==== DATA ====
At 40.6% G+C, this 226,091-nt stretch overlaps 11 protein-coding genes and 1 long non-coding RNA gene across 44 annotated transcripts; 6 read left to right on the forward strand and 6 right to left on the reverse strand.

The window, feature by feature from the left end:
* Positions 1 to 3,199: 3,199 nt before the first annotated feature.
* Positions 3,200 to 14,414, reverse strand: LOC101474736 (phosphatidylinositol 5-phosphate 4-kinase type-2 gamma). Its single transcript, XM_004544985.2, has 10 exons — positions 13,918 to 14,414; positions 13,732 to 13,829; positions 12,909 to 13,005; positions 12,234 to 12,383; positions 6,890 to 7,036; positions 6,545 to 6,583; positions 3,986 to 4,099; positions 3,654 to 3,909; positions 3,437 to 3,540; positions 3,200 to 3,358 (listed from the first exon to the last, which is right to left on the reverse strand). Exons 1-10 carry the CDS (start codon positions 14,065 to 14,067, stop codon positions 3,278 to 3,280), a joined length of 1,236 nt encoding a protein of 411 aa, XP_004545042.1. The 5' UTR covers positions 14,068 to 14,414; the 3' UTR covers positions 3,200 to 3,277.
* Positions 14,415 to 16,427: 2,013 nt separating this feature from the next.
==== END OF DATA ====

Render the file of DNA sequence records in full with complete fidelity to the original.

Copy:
At 40.6% G+C, this 226,091-nt stretch overlaps 11 protein-coding genes and 1 long non-coding RNA gene across 44 annotated transcripts; 6 read left to right on the forward strand and 6 right to left on the reverse strand.

The window, feature by feature from the left end:
* Positions 1 to 3,199: 3,199 nt before the first annotated feature.
* Positions 3,200 to 14,414, reverse strand: LOC101474736 (phosphatidylinositol 5-phosphate 4-kinase type-2 gamma). Its single transcript, XM_004544985.2, has 10 exons — positions 13,918 to 14,414; positions 13,732 to 13,829; positions 12,909 to 13,005; positions 12,234 to 12,383; positions 6,890 to 7,036; positions 6,545 to 6,583; positions 3,986 to 4,099; positions 3,654 to 3,909; positions 3,437 to 3,540; positions 3,200 to 3,358 (listed from the first exon to the last, which is right to left on the reverse strand). Exons 1-10 carry the CDS (start codon positions 14,065 to 14,067, stop codon positions 3,278 to 3,280), a joined length of 1,236 nt encoding a protein of 411 aa, XP_004545042.1. The 5' UTR covers positions 14,068 to 14,414; the 3' UTR covers positions 3,200 to 3,277.
* Positions 14,415 to 16,427: 2,013 nt separating this feature from the next.